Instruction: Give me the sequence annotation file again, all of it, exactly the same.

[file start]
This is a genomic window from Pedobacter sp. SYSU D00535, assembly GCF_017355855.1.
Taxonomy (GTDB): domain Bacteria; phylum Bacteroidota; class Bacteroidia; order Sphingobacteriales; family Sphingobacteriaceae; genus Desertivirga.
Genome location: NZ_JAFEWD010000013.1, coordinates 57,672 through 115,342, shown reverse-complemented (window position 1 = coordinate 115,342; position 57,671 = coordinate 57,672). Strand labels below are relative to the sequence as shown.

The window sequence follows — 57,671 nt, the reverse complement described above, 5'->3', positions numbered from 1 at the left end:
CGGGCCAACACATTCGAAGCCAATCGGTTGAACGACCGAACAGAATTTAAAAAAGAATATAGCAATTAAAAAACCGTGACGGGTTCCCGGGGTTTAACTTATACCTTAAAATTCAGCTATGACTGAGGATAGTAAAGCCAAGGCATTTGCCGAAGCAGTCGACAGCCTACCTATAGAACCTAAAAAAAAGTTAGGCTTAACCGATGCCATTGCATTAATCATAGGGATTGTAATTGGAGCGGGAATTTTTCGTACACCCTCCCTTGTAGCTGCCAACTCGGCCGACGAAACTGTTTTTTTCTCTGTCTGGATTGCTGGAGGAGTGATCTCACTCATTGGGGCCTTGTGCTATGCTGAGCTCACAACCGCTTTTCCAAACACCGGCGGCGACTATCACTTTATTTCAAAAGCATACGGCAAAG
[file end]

This is a genomic window from Pedobacter sp. SYSU D00535, assembly GCF_017355855.1.
Taxonomy (GTDB): domain Bacteria; phylum Bacteroidota; class Bacteroidia; order Sphingobacteriales; family Sphingobacteriaceae; genus Desertivirga.
Genome location: NZ_JAFEWD010000013.1, coordinates 57,672 through 115,342, shown reverse-complemented (window position 1 = coordinate 115,342; position 57,671 = coordinate 57,672). Strand labels below are relative to the sequence as shown.

The window sequence follows — 57,671 nt, the reverse complement described above, 5'->3', positions numbered from 1 at the left end:
CGGGCCAACACATTCGAAGCCAATCGGTTGAACGACCGAACAGAATTTAAAAAAGAATATAGCAATTAAAAAACCGTGACGGGTTCCCGGGGTTTAACTTATACCTTAAAATTCAGCTATGACTGAGGATAGTAAAGCCAAGGCATTTGCCGAAGCAGTCGACAGCCTACCTATAGAACCTAAAAAAAAGTTAGGCTTAACCGATGCCATTGCATTAATCATAGGGATTGTAATTGGAGCGGGAATTTTTCGTACACCCTCCCTTGTAGCTGCCAACTCGGCCGACGAAACTGTTTTTTTCTCTGTCTGGATTGCTGGAGGAGTGATCTCACTCATTGGGGCCTTGTGCTATGCTGAGCTCACAACCGCTTTTCCAAACACCGGCGGCGACTATCACTTTATTTCAAAAGCATACGGCAAAG